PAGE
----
Customer service in the U.S. 1.866.VUITTON

 

Who processes the pelts and how?

Stacked harp seal pelts - photo James McLoed - The Telegram
Stacked harp seal pelts undergoing processing. Photo by James McLoed, The Telegram

There were only two major processing companies. NuTan Furs, formerly known as Atlantic Marine Products ( PO Box 39, Main St., Catalina, NL, Canada A0C 1J0, Tel: (709) 469-2849, Fax: (709) 469-3211), was one of the two main companies until 2012. At this time, the company officially shut its doors, but may have actually merged with or been acquired by Carino (see below). Former executives: Chris Pilgrim. Sales manager: Martin Duchesne, 709-785-7387, aag819@thezone.net; Plant manager: Dean Russell, 709-469-2849, cell 709-468-6347).

Atlantic Marine Products was a subsidiary of the Barry Group (one of the largest seafood companies in Atlantic Canada). NuTan Furs / Atlantic Marine Products sold over 100,000 pelts each year. They were capable of processing up to about 150,000 pelts in their Catalina, Newfoundland plant.

G.C. RieberAnother processor, now the primary harp seal skin processor, is Carino Company Ltd., (P.O. Box 6146, St. John's, NL,Canada A1C 5X8, Tel: (709) 582-2100, Fax: (709) 582-2487, Contact: John Kearley). It is owned by a Norwegian corporation, G.C. Rieber and Co., has a plant in a sealing town called South Dildo, Newfoundland.

The plant is located in a small industrial complex next to a fish processing plant. There, employees make great efforts to maintain a low profile, worrying that any attention they get will be negative. There are no signs that say "Carino" on their building. Write Carino's parent company, GC Rieber an email here.

The processing of the pelts requires more than a month and involves several steps. Each pelt is approximately 3-4 feet long by 2-3 feet wide. The usual process involves soaking them in brine for several weeks and then tanning them, but the pelts can be stored for several months in brine without any degradation. Many of the pelts are also dyed, primarily dark colors (to hide their identity?). After the pelts are tanned, they sell them to brokers, who in turn sell them to fur coat and accessory manufacturers in China and other countries in the Far East, Turkey, and European countries outside the EU (see table above, but note that destinations have changed as a result of seal product import bans).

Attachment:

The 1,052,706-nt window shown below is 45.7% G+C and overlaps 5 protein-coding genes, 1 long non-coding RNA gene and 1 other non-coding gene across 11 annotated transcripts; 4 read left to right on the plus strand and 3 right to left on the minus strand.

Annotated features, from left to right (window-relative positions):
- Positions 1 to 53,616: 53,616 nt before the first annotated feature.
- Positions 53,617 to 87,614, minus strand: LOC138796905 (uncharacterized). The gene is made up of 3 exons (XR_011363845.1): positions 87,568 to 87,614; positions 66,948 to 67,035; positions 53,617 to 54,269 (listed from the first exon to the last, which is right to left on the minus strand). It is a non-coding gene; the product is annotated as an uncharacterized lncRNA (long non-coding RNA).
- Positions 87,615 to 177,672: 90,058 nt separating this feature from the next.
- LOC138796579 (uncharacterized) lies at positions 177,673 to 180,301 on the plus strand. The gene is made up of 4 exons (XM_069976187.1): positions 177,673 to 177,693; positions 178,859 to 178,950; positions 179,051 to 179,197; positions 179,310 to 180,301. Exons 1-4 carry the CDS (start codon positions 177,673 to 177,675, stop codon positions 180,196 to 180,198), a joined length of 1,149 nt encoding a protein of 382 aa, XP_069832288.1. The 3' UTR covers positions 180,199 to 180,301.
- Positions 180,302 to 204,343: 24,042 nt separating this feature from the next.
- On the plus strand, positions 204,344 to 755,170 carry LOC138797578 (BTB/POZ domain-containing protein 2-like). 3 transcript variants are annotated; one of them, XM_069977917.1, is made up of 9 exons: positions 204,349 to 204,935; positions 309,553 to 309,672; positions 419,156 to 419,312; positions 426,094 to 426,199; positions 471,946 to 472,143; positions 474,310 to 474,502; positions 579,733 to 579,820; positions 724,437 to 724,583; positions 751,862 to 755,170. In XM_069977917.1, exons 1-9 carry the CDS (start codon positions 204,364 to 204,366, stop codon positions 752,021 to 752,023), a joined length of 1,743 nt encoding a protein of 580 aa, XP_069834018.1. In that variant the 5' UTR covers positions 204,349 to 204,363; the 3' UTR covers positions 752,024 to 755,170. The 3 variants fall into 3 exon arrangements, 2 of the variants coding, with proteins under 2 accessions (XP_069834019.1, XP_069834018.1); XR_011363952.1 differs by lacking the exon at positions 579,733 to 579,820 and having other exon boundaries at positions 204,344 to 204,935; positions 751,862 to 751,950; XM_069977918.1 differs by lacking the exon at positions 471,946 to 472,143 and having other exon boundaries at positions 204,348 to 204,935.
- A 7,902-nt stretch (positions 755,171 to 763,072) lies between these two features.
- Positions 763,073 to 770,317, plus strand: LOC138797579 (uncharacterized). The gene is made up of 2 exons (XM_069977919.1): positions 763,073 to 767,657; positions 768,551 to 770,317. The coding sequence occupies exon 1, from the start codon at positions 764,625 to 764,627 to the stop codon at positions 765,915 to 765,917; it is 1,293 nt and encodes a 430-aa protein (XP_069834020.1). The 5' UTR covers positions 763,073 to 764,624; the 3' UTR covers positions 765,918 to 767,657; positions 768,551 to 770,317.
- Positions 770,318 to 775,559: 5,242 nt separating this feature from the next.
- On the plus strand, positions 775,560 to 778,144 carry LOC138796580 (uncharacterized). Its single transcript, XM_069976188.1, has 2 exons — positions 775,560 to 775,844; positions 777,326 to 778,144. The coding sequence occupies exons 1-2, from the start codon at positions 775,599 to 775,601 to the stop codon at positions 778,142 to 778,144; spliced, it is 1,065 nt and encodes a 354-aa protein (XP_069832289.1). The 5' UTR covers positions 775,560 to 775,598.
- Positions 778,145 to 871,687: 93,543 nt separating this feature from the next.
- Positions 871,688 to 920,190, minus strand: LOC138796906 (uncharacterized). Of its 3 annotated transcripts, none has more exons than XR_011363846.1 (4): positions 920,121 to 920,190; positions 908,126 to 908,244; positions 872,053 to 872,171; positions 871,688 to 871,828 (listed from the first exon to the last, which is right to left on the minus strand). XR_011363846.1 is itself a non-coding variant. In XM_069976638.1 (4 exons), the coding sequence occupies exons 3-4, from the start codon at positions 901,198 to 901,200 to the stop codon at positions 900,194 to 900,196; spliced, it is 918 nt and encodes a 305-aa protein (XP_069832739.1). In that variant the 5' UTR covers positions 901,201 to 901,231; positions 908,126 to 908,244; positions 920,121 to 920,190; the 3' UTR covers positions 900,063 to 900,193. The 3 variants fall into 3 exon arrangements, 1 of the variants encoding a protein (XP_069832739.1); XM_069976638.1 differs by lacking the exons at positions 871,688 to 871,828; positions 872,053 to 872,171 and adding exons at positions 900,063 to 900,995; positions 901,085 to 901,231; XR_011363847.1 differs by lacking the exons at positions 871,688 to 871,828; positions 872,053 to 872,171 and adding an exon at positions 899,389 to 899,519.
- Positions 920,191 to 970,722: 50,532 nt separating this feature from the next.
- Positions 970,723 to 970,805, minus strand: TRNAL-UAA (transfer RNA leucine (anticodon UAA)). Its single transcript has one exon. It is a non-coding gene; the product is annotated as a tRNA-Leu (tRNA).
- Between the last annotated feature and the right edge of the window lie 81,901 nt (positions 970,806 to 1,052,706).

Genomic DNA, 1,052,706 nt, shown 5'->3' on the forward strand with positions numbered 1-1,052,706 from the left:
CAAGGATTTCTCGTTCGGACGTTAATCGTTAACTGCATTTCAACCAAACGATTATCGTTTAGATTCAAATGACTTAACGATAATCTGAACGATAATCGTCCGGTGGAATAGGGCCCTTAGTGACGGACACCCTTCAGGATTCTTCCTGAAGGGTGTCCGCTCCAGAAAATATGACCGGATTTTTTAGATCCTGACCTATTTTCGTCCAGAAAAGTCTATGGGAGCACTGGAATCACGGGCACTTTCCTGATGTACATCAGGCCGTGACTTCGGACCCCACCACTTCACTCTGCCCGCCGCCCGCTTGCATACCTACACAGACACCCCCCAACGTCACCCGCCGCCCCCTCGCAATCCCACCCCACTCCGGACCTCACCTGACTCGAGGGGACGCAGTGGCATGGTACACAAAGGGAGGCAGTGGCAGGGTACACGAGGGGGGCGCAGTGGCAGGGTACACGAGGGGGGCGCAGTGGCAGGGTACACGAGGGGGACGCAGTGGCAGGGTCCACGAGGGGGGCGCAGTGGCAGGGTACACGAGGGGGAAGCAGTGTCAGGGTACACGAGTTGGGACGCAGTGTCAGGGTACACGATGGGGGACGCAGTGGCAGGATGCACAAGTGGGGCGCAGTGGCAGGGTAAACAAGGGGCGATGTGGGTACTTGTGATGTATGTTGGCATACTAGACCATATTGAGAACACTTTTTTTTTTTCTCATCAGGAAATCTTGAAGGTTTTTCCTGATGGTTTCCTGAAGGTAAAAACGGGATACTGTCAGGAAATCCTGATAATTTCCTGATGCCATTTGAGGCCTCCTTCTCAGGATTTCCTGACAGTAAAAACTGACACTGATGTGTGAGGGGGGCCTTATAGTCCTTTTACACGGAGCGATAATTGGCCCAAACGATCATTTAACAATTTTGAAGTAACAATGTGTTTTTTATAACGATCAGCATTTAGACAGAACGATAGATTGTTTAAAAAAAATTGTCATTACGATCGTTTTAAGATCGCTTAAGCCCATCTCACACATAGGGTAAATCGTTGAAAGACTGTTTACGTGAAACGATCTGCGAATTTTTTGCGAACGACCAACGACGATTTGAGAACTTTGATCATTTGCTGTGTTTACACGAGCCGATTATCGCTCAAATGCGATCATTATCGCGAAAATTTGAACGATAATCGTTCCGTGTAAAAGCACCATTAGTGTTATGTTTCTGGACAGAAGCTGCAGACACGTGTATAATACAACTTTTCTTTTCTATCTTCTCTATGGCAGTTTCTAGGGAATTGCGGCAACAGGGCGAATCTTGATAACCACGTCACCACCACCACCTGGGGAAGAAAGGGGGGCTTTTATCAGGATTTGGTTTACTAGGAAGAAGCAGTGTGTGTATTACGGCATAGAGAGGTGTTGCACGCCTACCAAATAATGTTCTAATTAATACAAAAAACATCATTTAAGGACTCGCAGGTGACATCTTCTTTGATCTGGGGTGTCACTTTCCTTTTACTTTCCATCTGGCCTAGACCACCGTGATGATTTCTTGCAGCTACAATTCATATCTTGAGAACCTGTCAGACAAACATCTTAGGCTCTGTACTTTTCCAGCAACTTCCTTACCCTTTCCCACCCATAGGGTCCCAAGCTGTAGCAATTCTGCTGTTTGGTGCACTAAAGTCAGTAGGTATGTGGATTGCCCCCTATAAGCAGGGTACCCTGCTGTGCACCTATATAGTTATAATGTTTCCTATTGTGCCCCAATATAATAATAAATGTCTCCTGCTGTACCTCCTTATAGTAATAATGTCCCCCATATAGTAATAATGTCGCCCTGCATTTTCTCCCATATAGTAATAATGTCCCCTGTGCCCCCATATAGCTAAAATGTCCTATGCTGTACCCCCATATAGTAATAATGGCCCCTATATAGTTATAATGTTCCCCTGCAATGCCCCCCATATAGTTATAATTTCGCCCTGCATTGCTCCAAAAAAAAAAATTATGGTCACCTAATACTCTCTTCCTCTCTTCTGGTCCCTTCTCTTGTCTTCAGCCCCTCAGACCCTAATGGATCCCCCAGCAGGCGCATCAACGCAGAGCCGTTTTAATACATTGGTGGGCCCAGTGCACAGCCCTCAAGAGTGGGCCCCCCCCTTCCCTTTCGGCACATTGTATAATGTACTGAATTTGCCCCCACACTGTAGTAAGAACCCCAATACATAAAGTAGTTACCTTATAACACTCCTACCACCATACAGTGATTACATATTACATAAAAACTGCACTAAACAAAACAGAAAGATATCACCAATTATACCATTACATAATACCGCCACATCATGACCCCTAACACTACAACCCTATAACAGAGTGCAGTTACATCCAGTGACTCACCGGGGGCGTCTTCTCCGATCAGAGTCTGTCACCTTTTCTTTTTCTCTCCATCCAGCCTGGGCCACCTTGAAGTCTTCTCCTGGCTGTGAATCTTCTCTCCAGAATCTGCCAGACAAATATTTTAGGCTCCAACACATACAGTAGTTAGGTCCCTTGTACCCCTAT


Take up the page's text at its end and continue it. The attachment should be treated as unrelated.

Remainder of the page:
We have heard that thousands of excess pelts are or have been stacked in warehouses throughout eastern Canada and Norway and also that tens of thousands have been disposed of over the years (through dumping and/or burning). This may or may not be true. What we do know is that Carino's parent company, G.C. Reiber and Co., was caught burning 10,000 excess harp seal pelts in 2006 (as reported in a Norwegian newspaper).

 

 

 

Seal fur smuggling?

Harp seal fur jacketWith markets for seal products closing worldwide, and sealing continuing, where are seal pelts going?

Carino has said that it is dying most of the pelts dark brown or black and that they are being sold for use in hats and fur trim on coats or jackets.

Have new markets been found in Asian countries without seal product bans? Or are seal pelts being mislabeled, much like dog and cat fur has been mislabeled, and then smuggled into countries where it is illegal (including the U.S., EU, Russia, and Taiwan)?

Please be on the lookout for seal fur contraband. This is a dense, somewhat rough fur. It will smell like burning hair when lit with a match or lighter.

If you see possible seal fur contraband, please document it and send Harpseals.org the information and a hair sample.

 

 

 

The value of the pelt industry

The total export value of the fur industry in Canada increased from CAN$185,309,841 in 2001 for "raw furskins" to CAN$242,556,390 in 2005. For processed/tanned skins, the export value rose from CAN$216,081,324 in 2001, to CAN$286,760,595 in 2005, according to Industry Canada. The value of the seal skin exports (see table above) is about 5% of the total value of the Canadian fur industry. in 2001, Canada's fur industry was valued at $335 million, and seal fur was a small portion of Canada's fur trade.